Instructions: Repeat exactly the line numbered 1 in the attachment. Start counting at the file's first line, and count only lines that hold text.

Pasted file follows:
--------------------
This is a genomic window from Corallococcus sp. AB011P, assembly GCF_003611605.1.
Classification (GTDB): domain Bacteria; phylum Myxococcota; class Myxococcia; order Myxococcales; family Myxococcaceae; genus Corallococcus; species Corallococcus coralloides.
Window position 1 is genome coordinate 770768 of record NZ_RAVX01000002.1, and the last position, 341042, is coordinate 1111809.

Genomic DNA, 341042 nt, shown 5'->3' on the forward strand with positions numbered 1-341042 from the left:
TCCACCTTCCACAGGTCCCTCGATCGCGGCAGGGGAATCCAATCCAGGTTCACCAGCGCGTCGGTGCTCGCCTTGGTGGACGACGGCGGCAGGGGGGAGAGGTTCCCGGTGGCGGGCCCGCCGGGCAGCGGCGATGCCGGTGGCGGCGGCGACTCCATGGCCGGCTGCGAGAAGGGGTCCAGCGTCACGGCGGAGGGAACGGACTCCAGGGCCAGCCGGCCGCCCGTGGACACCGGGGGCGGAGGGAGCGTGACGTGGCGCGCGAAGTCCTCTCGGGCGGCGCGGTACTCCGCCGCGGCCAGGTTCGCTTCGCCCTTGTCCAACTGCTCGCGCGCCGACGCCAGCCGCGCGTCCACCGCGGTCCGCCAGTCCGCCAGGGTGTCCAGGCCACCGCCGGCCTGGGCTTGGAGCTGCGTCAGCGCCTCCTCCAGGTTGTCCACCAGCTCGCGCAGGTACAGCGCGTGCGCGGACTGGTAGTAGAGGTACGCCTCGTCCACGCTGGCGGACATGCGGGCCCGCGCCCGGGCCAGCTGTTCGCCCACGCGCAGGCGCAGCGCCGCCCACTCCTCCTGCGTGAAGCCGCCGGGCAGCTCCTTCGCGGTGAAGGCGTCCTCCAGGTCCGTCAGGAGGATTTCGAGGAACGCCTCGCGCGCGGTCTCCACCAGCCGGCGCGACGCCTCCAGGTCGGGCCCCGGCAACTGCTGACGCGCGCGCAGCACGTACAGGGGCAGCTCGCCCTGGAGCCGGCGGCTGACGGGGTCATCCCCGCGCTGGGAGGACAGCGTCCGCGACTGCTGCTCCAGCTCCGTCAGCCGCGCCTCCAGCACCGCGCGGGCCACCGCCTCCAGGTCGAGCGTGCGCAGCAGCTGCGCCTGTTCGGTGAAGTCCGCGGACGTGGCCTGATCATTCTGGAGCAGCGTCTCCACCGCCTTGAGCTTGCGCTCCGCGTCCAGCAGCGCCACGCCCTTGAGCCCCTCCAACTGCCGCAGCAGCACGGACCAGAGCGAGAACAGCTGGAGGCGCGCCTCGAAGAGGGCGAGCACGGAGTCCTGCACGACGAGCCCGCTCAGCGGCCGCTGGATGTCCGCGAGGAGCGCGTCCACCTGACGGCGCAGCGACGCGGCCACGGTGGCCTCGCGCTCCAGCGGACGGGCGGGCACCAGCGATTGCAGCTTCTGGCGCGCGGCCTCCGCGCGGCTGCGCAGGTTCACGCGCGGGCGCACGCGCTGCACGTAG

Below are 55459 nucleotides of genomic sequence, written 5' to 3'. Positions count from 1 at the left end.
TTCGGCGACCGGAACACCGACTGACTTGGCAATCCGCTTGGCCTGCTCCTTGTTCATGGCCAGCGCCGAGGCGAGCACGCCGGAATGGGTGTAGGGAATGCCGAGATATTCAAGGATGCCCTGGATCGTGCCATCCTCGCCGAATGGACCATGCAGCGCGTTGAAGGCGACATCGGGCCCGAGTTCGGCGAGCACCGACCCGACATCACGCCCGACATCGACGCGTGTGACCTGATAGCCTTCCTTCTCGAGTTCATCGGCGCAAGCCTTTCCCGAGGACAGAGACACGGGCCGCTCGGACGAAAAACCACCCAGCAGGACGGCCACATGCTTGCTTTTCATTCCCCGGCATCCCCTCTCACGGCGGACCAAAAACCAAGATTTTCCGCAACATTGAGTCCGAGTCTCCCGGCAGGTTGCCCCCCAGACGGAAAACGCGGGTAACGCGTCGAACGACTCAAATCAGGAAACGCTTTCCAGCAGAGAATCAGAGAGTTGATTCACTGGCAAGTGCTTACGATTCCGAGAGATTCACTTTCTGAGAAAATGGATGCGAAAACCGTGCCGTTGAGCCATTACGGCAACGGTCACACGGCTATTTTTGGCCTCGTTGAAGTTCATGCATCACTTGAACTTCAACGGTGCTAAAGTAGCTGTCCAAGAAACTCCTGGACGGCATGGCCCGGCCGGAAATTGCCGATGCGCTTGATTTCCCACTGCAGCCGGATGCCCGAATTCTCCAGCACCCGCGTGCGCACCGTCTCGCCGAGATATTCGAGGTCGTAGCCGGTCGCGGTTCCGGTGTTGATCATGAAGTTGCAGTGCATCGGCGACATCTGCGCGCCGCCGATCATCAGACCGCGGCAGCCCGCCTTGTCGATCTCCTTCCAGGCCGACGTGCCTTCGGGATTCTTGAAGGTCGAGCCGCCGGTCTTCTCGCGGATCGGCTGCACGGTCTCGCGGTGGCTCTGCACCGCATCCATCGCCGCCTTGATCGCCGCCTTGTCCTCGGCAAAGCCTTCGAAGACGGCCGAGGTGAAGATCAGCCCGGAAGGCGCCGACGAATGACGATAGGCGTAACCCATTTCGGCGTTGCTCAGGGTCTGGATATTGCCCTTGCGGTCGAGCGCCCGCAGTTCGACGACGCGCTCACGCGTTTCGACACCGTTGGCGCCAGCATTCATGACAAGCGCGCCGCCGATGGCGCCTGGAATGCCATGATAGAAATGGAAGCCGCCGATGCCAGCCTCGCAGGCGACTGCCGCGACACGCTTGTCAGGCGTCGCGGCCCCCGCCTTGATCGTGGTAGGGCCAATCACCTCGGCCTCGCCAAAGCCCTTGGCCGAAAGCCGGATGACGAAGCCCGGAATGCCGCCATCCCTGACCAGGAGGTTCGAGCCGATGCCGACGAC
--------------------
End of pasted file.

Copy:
This is a genomic window from Corallococcus sp. AB011P, assembly GCF_003611605.1.